MIT’s New Synthetic Material Allows Stem Cells to Grow Without Foreign Catalysts

Human pluripotent stem cells – the kind that can become any kind of specialized cell and therefore be used to treat pretty much any kind of cellular damage – hold seemingly limitless promise if only we could manipulate them in useful quantities. Now, researchers at MIT have overcome a major obstacle to both stem cell study and eventual stem cell treatments by creating a synthetic surface that enables stem cells to live and multiply for months, producing clinically-useful quantities of identical cells.

Stem cells could be the key to treating all kinds of ailments ranging from deseases like Alzheimer’s or Parkinson’s to physical injuries like spinal traumas. But creating stem cells is a tricky business. In order to perform the necessary experiments to develop treatments, researchers need large batches of identical cells. Often, this means catalyzing growth using materials that include proteins or cells from mice. These materials drive stem-cell growth for lab-bound cells, but if they were actually integrated into a human body there would likely be an immune reaction.

This inability to create viable, human-ready stem cells in large quantities has dogged researchers in the field, but MIT researchers may have finally found a fix. Through a long process of trial and error, they deduced that certain material qualities in the media in which the cells are grown affect stem cell growth.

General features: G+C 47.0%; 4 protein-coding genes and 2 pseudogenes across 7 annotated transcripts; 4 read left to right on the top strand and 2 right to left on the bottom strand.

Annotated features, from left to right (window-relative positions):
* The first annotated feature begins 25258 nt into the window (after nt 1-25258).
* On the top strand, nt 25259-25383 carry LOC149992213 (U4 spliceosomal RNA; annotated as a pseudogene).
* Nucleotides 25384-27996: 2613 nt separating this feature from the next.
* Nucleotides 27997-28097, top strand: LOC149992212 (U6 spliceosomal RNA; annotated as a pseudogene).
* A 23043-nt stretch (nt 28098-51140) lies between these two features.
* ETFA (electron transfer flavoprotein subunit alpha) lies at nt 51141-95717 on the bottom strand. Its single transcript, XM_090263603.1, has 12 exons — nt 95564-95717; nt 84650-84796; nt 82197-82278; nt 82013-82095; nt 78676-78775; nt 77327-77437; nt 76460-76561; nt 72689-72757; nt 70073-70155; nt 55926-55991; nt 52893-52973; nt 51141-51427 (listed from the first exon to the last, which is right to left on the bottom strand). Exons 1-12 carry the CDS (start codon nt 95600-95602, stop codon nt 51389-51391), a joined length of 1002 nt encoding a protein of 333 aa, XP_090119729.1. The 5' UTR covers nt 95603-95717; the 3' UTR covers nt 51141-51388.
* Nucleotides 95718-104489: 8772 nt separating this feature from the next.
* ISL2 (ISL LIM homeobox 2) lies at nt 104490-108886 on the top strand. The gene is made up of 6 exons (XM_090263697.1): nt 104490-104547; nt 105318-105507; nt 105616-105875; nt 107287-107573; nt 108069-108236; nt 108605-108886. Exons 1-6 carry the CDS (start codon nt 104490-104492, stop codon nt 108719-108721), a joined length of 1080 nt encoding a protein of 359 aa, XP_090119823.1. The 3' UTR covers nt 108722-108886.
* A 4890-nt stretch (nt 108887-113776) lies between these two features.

Hydrophobicity – the degree to which a material repels water – is one of those key characteristics, and by adjusting the composition of various synthetic materials to get the right hydrophobicity they were able to engineer a successful scaffolding on which to grow cells. By further adjusting the polymers used for other factors, like which embedded proteins seemed most conducive to cell growth, they were able to further increase their stem-cell output.

The team’s best material got both embryonic stem cells as well as induced pluripotent stem cells (mature cells reprogrammed to an immature state) to grow and reproduce for up to three months without adding any animal matter into the mix. That means not only have they found a way to create identical cells in quantities that are useful for developing treatments, but that the materials research could also be adopted for other kinds of cells as well.

MIT News